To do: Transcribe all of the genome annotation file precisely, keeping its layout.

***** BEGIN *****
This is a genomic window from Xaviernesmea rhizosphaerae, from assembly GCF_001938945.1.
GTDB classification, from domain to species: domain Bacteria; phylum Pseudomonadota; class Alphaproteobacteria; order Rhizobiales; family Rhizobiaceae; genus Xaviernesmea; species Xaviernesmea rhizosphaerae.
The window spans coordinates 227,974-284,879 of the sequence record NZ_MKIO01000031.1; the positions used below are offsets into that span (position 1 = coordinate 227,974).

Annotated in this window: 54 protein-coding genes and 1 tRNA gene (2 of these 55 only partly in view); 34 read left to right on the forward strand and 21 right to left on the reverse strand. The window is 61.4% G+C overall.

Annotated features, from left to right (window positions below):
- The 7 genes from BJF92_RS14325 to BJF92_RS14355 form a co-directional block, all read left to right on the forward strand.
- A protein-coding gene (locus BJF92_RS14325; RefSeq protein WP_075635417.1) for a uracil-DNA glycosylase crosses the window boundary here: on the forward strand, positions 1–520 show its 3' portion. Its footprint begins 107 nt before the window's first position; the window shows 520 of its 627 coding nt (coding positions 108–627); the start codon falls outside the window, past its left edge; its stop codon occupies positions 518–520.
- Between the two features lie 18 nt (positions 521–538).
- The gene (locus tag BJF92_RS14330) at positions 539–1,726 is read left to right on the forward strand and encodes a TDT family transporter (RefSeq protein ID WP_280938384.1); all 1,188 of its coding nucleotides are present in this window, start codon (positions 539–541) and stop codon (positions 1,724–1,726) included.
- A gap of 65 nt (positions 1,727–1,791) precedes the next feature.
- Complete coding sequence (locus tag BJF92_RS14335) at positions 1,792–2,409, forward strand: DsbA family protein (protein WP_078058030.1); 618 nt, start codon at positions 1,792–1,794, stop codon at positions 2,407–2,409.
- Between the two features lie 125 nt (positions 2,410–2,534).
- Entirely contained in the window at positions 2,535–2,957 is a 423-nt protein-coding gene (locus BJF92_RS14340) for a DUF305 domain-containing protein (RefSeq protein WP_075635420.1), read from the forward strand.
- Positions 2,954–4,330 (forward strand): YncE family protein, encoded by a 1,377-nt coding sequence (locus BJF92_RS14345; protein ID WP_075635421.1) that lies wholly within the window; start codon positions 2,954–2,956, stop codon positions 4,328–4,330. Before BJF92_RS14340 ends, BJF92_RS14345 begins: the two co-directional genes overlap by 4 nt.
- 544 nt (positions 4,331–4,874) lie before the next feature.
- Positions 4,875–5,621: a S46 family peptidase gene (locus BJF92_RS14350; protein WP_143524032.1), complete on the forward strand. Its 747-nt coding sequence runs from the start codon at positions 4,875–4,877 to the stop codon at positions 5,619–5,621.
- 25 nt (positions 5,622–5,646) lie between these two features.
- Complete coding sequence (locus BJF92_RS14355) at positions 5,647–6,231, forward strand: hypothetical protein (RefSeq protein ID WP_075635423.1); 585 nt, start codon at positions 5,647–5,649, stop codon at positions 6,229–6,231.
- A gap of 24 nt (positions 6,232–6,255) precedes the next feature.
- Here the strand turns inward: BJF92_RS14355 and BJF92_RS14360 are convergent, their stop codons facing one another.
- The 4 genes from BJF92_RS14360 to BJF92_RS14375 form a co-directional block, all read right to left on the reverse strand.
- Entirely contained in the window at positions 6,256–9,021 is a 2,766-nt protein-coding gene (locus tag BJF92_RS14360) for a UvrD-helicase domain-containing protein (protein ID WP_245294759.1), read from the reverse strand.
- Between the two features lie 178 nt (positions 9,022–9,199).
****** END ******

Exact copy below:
This is a genomic window from Xaviernesmea rhizosphaerae, from assembly GCF_001938945.1.
GTDB classification, from domain to species: domain Bacteria; phylum Pseudomonadota; class Alphaproteobacteria; order Rhizobiales; family Rhizobiaceae; genus Xaviernesmea; species Xaviernesmea rhizosphaerae.
The window spans coordinates 227,974-284,879 of the sequence record NZ_MKIO01000031.1; the positions used below are offsets into that span (position 1 = coordinate 227,974).

Annotated in this window: 54 protein-coding genes and 1 tRNA gene (2 of these 55 only partly in view); 34 read left to right on the forward strand and 21 right to left on the reverse strand. The window is 61.4% G+C overall.

Annotated features, from left to right (window positions below):
- The 7 genes from BJF92_RS14325 to BJF92_RS14355 form a co-directional block, all read left to right on the forward strand.
- A protein-coding gene (locus BJF92_RS14325; RefSeq protein WP_075635417.1) for a uracil-DNA glycosylase crosses the window boundary here: on the forward strand, positions 1–520 show its 3' portion. Its footprint begins 107 nt before the window's first position; the window shows 520 of its 627 coding nt (coding positions 108–627); the start codon falls outside the window, past its left edge; its stop codon occupies positions 518–520.
- Between the two features lie 18 nt (positions 521–538).
- The gene (locus tag BJF92_RS14330) at positions 539–1,726 is read left to right on the forward strand and encodes a TDT family transporter (RefSeq protein ID WP_280938384.1); all 1,188 of its coding nucleotides are present in this window, start codon (positions 539–541) and stop codon (positions 1,724–1,726) included.
- A gap of 65 nt (positions 1,727–1,791) precedes the next feature.
- Complete coding sequence (locus tag BJF92_RS14335) at positions 1,792–2,409, forward strand: DsbA family protein (protein WP_078058030.1); 618 nt, start codon at positions 1,792–1,794, stop codon at positions 2,407–2,409.
- Between the two features lie 125 nt (positions 2,410–2,534).
- Entirely contained in the window at positions 2,535–2,957 is a 423-nt protein-coding gene (locus BJF92_RS14340) for a DUF305 domain-containing protein (RefSeq protein WP_075635420.1), read from the forward strand.
- Positions 2,954–4,330 (forward strand): YncE family protein, encoded by a 1,377-nt coding sequence (locus BJF92_RS14345; protein ID WP_075635421.1) that lies wholly within the window; start codon positions 2,954–2,956, stop codon positions 4,328–4,330. Before BJF92_RS14340 ends, BJF92_RS14345 begins: the two co-directional genes overlap by 4 nt.
- 544 nt (positions 4,331–4,874) lie before the next feature.
- Positions 4,875–5,621: a S46 family peptidase gene (locus BJF92_RS14350; protein WP_143524032.1), complete on the forward strand. Its 747-nt coding sequence runs from the start codon at positions 4,875–4,877 to the stop codon at positions 5,619–5,621.
- 25 nt (positions 5,622–5,646) lie between these two features.
- Complete coding sequence (locus BJF92_RS14355) at positions 5,647–6,231, forward strand: hypothetical protein (RefSeq protein ID WP_075635423.1); 585 nt, start codon at positions 5,647–5,649, stop codon at positions 6,229–6,231.
- A gap of 24 nt (positions 6,232–6,255) precedes the next feature.
- Here the strand turns inward: BJF92_RS14355 and BJF92_RS14360 are convergent, their stop codons facing one another.
- The 4 genes from BJF92_RS14360 to BJF92_RS14375 form a co-directional block, all read right to left on the reverse strand.
- Entirely contained in the window at positions 6,256–9,021 is a 2,766-nt protein-coding gene (locus tag BJF92_RS14360) for a UvrD-helicase domain-containing protein (protein ID WP_245294759.1), read from the reverse strand.
- Between the two features lie 178 nt (positions 9,022–9,199).